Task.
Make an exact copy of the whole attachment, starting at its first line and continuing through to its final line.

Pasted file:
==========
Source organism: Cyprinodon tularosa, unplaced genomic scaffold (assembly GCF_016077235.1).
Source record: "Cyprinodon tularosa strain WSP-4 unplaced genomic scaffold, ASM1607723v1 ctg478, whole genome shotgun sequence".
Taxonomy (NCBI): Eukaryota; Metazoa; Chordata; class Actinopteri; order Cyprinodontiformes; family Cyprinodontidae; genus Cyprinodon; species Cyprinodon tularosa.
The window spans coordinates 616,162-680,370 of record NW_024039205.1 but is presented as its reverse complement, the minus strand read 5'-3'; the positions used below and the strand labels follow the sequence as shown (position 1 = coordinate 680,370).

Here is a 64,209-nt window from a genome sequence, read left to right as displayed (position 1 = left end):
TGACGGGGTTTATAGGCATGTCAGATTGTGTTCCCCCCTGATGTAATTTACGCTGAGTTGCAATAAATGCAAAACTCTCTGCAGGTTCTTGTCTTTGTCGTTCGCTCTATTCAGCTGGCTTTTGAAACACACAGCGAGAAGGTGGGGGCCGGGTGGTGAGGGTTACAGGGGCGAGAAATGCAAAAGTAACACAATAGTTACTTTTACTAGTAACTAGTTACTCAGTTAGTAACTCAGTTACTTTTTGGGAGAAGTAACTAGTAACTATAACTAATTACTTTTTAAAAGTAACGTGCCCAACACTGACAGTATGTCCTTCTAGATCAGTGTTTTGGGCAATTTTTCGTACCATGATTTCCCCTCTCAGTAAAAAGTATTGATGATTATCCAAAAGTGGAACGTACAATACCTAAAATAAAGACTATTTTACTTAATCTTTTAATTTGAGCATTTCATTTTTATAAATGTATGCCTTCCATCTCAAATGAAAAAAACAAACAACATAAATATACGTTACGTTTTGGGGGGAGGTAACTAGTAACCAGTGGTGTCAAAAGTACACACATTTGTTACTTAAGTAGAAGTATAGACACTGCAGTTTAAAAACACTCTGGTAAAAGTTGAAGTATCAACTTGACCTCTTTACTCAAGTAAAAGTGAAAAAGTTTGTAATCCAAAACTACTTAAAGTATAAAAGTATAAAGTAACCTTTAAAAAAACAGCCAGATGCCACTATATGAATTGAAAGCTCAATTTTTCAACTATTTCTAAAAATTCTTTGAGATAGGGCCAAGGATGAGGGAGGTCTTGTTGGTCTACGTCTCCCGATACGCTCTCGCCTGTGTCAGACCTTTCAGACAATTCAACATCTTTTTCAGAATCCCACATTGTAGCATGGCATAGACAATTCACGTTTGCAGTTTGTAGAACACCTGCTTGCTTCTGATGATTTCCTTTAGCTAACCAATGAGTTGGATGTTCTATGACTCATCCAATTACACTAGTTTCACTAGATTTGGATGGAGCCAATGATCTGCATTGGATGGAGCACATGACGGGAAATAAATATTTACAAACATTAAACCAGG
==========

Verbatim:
Source organism: Cyprinodon tularosa, unplaced genomic scaffold (assembly GCF_016077235.1).
Source record: "Cyprinodon tularosa strain WSP-4 unplaced genomic scaffold, ASM1607723v1 ctg478, whole genome shotgun sequence".
Taxonomy (NCBI): Eukaryota; Metazoa; Chordata; class Actinopteri; order Cyprinodontiformes; family Cyprinodontidae; genus Cyprinodon; species Cyprinodon tularosa.
The window spans coordinates 616,162-680,370 of record NW_024039205.1 but is presented as its reverse complement, the minus strand read 5'-3'; the positions used below and the strand labels follow the sequence as shown (position 1 = coordinate 680,370).

Here is a 64,209-nt window from a genome sequence, read left to right as displayed (position 1 = left end):
TGACGGGGTTTATAGGCATGTCAGATTGTGTTCCCCCCTGATGTAATTTACGCTGAGTTGCAATAAATGCAAAACTCTCTGCAGGTTCTTGTCTTTGTCGTTCGCTCTATTCAGCTGGCTTTTGAAACACACAGCGAGAAGGTGGGGGCCGGGTGGTGAGGGTTACAGGGGCGAGAAATGCAAAAGTAACACAATAGTTACTTTTACTAGTAACTAGTTACTCAGTTAGTAACTCAGTTACTTTTTGGGAGAAGTAACTAGTAACTATAACTAATTACTTTTTAAAAGTAACGTGCCCAACACTGACAGTATGTCCTTCTAGATCAGTGTTTTGGGCAATTTTTCGTACCATGATTTCCCCTCTCAGTAAAAAGTATTGATGATTATCCAAAAGTGGAACGTACAATACCTAAAATAAAGACTATTTTACTTAATCTTTTAATTTGAGCATTTCATTTTTATAAATGTATGCCTTCCATCTCAAATGAAAAAAACAAACAACATAAATATACGTTACGTTTTGGGGGGAGGTAACTAGTAACCAGTGGTGTCAAAAGTACACACATTTGTTACTTAAGTAGAAGTATAGACACTGCAGTTTAAAAACACTCTGGTAAAAGTTGAAGTATCAACTTGACCTCTTTACTCAAGTAAAAGTGAAAAAGTTTGTAATCCAAAACTACTTAAAGTATAAAAGTATAAAGTAACCTTTAAAAAAACAGCCAGATGCCACTATATGAATTGAAAGCTCAATTTTTCAACTATTTCTAAAAATTCTTTGAGATAGGGCCAAGGATGAGGGAGGTCTTGTTGGTCTACGTCTCCCGATACGCTCTCGCCTGTGTCAGACCTTTCAGACAATTCAACATCTTTTTCAGAATCCCACATTGTAGCATGGCATAGACAATTCACGTTTGCAGTTTGTAGAACACCTGCTTGCTTCTGATGATTTCCTTTAGCTAACCAATGAGTTGGATGTTCTATGACTCATCCAATTACACTAGTTTCACTAGATTTGGATGGAGCCAATGATCTGCATTGGATGGAGCACATGACGGGAAATAAATATTTACAAACATTAAACCAGG